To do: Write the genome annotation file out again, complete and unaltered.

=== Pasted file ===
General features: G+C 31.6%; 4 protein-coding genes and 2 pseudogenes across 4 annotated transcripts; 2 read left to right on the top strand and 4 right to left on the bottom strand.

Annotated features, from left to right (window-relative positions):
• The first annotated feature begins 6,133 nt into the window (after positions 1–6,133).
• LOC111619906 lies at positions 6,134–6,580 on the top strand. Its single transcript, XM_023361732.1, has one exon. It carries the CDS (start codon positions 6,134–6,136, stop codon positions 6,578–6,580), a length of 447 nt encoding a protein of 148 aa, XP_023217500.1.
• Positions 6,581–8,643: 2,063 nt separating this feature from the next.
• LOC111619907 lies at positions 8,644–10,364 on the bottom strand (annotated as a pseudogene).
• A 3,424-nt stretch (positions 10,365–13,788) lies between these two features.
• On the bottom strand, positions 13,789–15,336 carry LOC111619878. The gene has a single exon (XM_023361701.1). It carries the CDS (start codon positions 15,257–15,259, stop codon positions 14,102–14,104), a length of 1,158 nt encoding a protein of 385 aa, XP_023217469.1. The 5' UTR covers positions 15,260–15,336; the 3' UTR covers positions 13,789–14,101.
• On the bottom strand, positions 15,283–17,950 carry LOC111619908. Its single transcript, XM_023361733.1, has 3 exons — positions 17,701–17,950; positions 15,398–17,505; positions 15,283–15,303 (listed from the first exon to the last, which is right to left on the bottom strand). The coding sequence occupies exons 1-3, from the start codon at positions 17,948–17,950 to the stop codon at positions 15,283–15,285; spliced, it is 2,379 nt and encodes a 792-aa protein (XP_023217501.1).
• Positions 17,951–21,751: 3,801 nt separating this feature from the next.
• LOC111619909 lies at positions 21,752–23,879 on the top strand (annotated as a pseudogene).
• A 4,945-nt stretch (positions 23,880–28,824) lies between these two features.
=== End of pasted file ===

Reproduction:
General features: G+C 31.6%; 4 protein-coding genes and 2 pseudogenes across 4 annotated transcripts; 2 read left to right on the top strand and 4 right to left on the bottom strand.

Annotated features, from left to right (window-relative positions):
• The first annotated feature begins 6,133 nt into the window (after positions 1–6,133).
• LOC111619906 lies at positions 6,134–6,580 on the top strand. Its single transcript, XM_023361732.1, has one exon. It carries the CDS (start codon positions 6,134–6,136, stop codon positions 6,578–6,580), a length of 447 nt encoding a protein of 148 aa, XP_023217500.1.
• Positions 6,581–8,643: 2,063 nt separating this feature from the next.
• LOC111619907 lies at positions 8,644–10,364 on the bottom strand (annotated as a pseudogene).
• A 3,424-nt stretch (positions 10,365–13,788) lies between these two features.
• On the bottom strand, positions 13,789–15,336 carry LOC111619878. The gene has a single exon (XM_023361701.1). It carries the CDS (start codon positions 15,257–15,259, stop codon positions 14,102–14,104), a length of 1,158 nt encoding a protein of 385 aa, XP_023217469.1. The 5' UTR covers positions 15,260–15,336; the 3' UTR covers positions 13,789–14,101.
• On the bottom strand, positions 15,283–17,950 carry LOC111619908. Its single transcript, XM_023361733.1, has 3 exons — positions 17,701–17,950; positions 15,398–17,505; positions 15,283–15,303 (listed from the first exon to the last, which is right to left on the bottom strand). The coding sequence occupies exons 1-3, from the start codon at positions 17,948–17,950 to the stop codon at positions 15,283–15,285; spliced, it is 2,379 nt and encodes a 792-aa protein (XP_023217501.1).
• Positions 17,951–21,751: 3,801 nt separating this feature from the next.
• LOC111619909 lies at positions 21,752–23,879 on the top strand (annotated as a pseudogene).
• A 4,945-nt stretch (positions 23,880–28,824) lies between these two features.